Article Date: 8/1/2003

contact lens economics
Follow Your Patients -- Not Their Contact Lenses
BY GARY GERBER, OD

While speaking about a new continuous wear contact lens, a doctor in the audience of one of my lectures asked, "What's your follow-up schedule for continuous wear lenses?"

"I don't have one," I replied.

"What!? You let patients sleep in their lenses for 30 days and you don't follow up with them?" the doctor asked incredulously.

"I didn't say that. What I said was I don't have a follow-up schedule for continuous wear lenses. I do, however, have one for each patient," I calmly stated.

It's About Time

Time management is an issue for any size practice. Even clients whose offices we've helped open from scratch report being strapped for time. And ultimately, what we "sell" to our contact lens patients is our time.

Therefore, to remain profitable and operate a successful practice, we must carefully analyze the parsing of time. We must realize that following up with our contact lens patients -- while certainly the right thing clinically to do -- is also expensive. That's why it is important to tailor your follow-up schedules to each individual patient. Take the following two examples.

Scenario #1

A patient has been affiliated with your practice for 20 years. He has worn conventional hydrogel extended wear lenses for the last 12 years and has not experienced any problems. The patient admits, however, that instead of following your recommended wearing schedule of one week he has been stretching it out to about one month!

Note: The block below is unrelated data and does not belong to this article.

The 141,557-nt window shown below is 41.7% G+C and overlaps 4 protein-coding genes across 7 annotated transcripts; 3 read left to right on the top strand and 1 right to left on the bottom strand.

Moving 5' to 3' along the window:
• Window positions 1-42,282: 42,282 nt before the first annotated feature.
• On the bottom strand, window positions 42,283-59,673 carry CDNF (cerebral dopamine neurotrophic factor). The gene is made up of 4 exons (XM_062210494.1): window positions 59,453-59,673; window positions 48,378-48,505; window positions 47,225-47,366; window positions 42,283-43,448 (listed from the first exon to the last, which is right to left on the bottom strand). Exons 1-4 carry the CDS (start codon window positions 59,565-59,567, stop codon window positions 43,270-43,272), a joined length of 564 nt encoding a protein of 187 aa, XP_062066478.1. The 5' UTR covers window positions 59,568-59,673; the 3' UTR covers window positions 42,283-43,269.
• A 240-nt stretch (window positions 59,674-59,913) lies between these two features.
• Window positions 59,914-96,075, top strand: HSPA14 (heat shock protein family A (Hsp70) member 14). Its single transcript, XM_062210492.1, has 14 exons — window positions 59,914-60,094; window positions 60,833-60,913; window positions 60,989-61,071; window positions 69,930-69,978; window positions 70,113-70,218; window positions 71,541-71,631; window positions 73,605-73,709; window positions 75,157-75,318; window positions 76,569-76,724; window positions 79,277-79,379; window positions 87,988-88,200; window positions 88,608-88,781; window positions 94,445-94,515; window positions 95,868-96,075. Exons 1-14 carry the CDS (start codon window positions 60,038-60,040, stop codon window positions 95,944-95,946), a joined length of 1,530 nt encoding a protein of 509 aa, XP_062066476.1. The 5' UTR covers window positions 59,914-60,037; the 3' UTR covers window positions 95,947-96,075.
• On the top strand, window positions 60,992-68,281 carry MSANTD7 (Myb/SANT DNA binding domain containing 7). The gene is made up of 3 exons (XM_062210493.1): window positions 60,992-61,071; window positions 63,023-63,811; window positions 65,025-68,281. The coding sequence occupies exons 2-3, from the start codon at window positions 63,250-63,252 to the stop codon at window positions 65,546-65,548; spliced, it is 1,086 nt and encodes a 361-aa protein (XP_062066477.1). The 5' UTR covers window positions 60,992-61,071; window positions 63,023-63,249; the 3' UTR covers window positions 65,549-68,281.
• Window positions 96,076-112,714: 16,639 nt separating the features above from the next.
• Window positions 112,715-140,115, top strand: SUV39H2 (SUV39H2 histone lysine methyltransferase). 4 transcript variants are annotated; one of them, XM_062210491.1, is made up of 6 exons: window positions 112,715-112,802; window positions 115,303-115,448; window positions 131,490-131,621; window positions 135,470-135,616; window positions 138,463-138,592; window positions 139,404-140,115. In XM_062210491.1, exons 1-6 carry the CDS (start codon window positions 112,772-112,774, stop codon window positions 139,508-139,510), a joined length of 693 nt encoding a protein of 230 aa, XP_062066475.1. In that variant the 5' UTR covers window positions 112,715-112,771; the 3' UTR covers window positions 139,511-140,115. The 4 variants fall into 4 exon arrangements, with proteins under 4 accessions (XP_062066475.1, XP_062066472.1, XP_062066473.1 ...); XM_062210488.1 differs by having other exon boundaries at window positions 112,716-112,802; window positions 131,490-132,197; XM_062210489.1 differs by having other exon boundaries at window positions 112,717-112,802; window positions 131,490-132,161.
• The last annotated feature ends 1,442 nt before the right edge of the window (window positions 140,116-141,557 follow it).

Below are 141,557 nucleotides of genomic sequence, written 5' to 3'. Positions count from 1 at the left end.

Based on this patient's admitted noncompliance, you decide to refit him with a new hyper Dk silicone hydrogel lens. After all, you hypothesize, if he is going to sleep in his lenses, then he might as well wear the best soft lenses available. After fitting the lenses, you must now make a decision about when to have the patient return for follow-up care.

"I'll see you in two weeks. If everything is okay at that visit, then I'll see you two weeks after that." You reason that if this patient can abuse a weekly lens by wearing it for a month, then surely he can tolerate a much more breathable lens for two weeks.

Scenario #2

Another patient is brand new to contact lens wear. Also wanting him to have the newest and best technology available, you decide to fit him with the same lenses you used for the patient in scenario #1. However, once you complete your exam and fitting you tell him, "If these feel comfortable, your vision is good and everything seems okay, then come back in three days. If everything is okay at that visit, then I'll see you about one week later and then about two weeks after that."

Your thinking here is contrasted with the first patient because hyper Dk or not, he's never worn lenses before.

Provide Custom Care

Setting up your follow-up schedule in this way can save hundreds of hours of valuable chair time each year without compromising clinical care. You can take the concept a step further and do what we've done for many of our clients.

The amount of time for each visit will vary with each patient. For the first patient, most doctors could spend about five minutes and be clinically satisfied. For the second patient, 10 to 15 minutes might be more appropriate (to include extra counseling and a review for new wearers).

Time is money, but we need to take care of our patients, which takes time. Get the clock back on your side by following your patients and not their lenses.

Dr. Gerber is the president of the Power Practice ­ a company offering consulting, seminars and software solutions for optometrists. You can reach him at (800) 867-9303 or at DrGerber@PowerPractice.com.

 


Contact Lens Spectrum, Issue: August 2003